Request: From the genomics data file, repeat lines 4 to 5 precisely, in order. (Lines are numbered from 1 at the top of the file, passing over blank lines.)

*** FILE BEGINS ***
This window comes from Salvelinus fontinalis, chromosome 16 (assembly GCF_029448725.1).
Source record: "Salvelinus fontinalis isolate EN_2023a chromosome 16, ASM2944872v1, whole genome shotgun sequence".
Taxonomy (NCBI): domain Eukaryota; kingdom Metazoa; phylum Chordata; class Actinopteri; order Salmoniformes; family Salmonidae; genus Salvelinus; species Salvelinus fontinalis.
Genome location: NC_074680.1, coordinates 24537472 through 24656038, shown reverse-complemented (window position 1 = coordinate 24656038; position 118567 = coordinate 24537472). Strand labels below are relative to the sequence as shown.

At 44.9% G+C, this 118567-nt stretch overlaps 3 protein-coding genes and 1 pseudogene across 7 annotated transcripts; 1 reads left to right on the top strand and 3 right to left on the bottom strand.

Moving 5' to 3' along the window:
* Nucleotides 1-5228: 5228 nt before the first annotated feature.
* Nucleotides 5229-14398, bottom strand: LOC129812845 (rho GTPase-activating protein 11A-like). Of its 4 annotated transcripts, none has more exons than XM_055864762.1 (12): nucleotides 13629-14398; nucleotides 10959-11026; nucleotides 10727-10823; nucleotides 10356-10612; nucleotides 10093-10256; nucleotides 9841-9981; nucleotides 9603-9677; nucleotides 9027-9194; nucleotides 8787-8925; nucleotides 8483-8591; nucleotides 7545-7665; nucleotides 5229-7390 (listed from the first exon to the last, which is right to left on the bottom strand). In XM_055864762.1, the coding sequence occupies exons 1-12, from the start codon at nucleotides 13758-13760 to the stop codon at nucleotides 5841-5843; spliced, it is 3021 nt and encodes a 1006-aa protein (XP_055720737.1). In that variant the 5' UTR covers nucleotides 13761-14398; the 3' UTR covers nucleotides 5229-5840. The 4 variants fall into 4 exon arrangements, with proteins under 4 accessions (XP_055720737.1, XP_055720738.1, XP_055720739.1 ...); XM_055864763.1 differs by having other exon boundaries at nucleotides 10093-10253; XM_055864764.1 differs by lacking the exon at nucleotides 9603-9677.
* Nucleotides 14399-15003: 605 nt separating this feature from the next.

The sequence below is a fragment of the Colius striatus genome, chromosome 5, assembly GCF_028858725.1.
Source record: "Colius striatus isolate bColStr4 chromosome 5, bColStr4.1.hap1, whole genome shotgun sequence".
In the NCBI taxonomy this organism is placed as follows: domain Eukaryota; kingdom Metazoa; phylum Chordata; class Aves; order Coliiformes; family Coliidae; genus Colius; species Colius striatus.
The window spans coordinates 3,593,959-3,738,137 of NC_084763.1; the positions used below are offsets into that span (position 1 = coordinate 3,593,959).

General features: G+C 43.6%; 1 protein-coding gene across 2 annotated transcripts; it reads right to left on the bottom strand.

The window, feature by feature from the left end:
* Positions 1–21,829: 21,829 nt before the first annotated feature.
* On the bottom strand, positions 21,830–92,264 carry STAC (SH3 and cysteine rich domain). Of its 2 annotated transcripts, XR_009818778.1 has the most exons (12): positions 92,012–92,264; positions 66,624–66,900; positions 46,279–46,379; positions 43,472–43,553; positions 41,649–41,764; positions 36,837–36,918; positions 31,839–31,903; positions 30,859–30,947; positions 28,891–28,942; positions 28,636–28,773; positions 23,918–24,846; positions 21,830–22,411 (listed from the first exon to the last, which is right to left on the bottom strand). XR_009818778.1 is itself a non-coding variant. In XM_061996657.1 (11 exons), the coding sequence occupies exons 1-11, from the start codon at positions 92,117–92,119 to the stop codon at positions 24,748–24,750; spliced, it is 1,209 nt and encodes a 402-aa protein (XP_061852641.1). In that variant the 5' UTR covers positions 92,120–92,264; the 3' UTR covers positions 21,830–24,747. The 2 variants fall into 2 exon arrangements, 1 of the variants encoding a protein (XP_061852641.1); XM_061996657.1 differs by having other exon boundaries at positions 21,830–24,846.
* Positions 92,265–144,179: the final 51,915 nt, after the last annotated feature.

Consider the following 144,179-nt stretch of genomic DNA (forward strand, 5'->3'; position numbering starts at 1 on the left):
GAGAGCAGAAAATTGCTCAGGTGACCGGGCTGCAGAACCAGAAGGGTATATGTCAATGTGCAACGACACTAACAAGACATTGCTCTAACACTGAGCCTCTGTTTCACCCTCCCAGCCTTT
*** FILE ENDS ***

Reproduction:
Genome location: NC_074680.1, coordinates 24537472 through 24656038, shown reverse-complemented (window position 1 = coordinate 24656038; position 118567 = coordinate 24537472). Strand labels below are relative to the sequence as shown.

At 44.9% G+C, this 118567-nt stretch overlaps 3 protein-coding genes and 1 pseudogene across 7 annotated transcripts; 1 reads left to right on the top strand and 3 right to left on the bottom strand.